Working With Vitus

Noel showed me how to service the two light plants, all the places that I would have to keep shoveled out and my first session on taking snow readings. I went into my new quarters and hung all my soaking clothes up above the heat register to dry. I would be doing a lot of that all winter. I would be working directly under Vitus Germain, who was also stationed at Fidelity. Vitus (or Vic as Noel called him) was from Germany and a mountain guide. Vitus arrived a few days later and was not too happy about becoming a ski instructor and soon told me so.
Our first job, after my morning shoveling chores were done, was to head up to Schuss lake and pump water. I was handed a pack frame with a heavy Gerry can full of gas mounted on it. Vic told me to put it on my back and follow him up the narrow trail to the lake. I was struggling to stay on my skis as the hefty pack seemed to drive me deeper into the dense snow pack. Vic stopped once in a while and seemed to enjoy my obvious struggle – stating “Vell – dis skiing is not alvays so glamorous as some people think! We finally made it to the lake and I was able to dump my heavy load in the shack that hung over the edge of the frozen water. Vic pointed to the ax and I chopped a hole in the ice. We put in the hose and started up the wajax fire pump to pump water. It took about an hour to fill the tank that supplied the research station with a water supply for another week or so.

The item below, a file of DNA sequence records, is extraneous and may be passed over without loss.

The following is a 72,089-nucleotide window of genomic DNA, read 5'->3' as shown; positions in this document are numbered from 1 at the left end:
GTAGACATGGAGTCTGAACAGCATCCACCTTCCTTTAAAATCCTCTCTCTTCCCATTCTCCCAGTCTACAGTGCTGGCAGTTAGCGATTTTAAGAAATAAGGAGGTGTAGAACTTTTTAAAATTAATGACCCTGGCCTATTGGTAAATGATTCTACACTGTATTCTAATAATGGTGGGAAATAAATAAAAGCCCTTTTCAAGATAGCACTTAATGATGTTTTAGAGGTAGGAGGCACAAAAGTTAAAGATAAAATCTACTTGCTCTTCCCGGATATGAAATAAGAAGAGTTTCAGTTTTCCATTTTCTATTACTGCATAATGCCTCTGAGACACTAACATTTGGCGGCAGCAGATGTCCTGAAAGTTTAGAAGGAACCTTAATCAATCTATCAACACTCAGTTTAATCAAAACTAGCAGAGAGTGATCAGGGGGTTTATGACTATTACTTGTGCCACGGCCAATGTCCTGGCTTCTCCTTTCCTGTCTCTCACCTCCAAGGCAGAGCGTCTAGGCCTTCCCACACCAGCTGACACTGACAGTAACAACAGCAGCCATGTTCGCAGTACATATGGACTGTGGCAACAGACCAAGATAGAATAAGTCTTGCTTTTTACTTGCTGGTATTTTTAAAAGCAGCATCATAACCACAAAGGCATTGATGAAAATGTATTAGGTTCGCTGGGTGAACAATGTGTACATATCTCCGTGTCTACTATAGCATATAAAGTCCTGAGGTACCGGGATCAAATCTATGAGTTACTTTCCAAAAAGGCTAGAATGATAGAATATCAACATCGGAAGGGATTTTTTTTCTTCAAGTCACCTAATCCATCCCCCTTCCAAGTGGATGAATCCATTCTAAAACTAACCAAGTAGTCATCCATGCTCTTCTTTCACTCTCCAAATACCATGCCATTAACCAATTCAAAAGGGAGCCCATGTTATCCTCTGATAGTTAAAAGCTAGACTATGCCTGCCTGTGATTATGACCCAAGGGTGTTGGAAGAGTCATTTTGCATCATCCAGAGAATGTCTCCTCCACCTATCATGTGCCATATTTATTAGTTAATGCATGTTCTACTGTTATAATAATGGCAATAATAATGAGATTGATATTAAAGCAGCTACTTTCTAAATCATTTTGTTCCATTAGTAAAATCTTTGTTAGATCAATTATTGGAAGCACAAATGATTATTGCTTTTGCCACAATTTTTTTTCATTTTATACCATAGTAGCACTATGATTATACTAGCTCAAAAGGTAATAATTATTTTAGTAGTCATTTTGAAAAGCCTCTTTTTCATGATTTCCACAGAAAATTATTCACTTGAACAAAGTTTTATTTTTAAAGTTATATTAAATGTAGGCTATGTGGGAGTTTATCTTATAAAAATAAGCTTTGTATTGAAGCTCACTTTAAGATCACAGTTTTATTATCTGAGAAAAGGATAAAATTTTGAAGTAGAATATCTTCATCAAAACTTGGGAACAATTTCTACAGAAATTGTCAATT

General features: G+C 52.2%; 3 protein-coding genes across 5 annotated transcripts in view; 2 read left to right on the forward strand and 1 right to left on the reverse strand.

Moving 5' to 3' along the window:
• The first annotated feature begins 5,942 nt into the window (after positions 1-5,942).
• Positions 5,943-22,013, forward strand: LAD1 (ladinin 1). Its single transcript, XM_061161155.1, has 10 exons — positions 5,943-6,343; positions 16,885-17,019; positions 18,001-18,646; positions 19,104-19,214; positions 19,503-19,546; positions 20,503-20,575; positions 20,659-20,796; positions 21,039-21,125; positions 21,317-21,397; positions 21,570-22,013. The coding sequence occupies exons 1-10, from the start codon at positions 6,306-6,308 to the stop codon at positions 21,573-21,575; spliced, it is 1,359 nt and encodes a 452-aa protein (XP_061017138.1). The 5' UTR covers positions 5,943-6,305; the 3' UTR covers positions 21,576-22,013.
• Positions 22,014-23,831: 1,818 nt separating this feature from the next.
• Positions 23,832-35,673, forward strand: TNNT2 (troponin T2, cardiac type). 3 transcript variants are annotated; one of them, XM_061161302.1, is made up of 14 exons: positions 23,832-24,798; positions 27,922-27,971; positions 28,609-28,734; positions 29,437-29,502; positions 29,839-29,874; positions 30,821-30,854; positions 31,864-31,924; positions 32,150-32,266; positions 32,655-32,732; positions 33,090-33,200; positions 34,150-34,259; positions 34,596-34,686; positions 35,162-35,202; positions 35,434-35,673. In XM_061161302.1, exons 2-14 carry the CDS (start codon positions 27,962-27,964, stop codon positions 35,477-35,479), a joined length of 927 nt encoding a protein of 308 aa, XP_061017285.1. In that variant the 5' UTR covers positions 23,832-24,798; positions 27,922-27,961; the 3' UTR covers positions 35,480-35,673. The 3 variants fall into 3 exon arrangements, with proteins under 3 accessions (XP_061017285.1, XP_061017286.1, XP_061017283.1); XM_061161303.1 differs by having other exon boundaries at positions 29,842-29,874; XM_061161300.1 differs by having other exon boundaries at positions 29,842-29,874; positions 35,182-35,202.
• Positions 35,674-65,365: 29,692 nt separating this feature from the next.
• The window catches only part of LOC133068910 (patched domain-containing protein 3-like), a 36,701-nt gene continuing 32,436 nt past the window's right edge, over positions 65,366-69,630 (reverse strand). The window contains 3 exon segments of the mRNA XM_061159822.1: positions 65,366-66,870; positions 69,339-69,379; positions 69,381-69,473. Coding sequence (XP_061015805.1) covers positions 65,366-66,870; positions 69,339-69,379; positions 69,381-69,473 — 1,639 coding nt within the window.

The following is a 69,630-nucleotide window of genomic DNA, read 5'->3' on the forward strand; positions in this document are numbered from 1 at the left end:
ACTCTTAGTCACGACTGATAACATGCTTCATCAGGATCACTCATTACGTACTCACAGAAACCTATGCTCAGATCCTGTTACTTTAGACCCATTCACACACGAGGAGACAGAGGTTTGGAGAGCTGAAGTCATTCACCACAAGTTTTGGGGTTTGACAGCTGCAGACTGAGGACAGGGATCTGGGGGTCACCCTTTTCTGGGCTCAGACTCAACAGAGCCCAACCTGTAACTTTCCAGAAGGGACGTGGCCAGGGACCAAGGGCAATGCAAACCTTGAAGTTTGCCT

When we returned to the station and I again dried my clothes, I noticed that my $10 ski boots were both ripped open at the back – this was the days before duct tape so I kept a good supply of adhesive tape on hand for the rest of the winter.
Vitus and I had the same days off – I figured out that I was the assistant to the assistant avalanche observer. He had a young family in Banff so I was often able to travel back and forth with him in his Volkswagen Beetle to Lake Louise where I spent my days off.

A Day Off at Lake Louise

My father, Bert Mickle along with his old trapping partner Slim Aikens had taken a contract to clear the trees off the right-of-way for a new power line from Lake Louise village to upper Lake Louise. The power for Chateau Lake Louise was provided by a turbine in Louise Creek up to this time. Roy (Smokey) Adams and Johnny Eden rounded out the slashing crew. They lived in the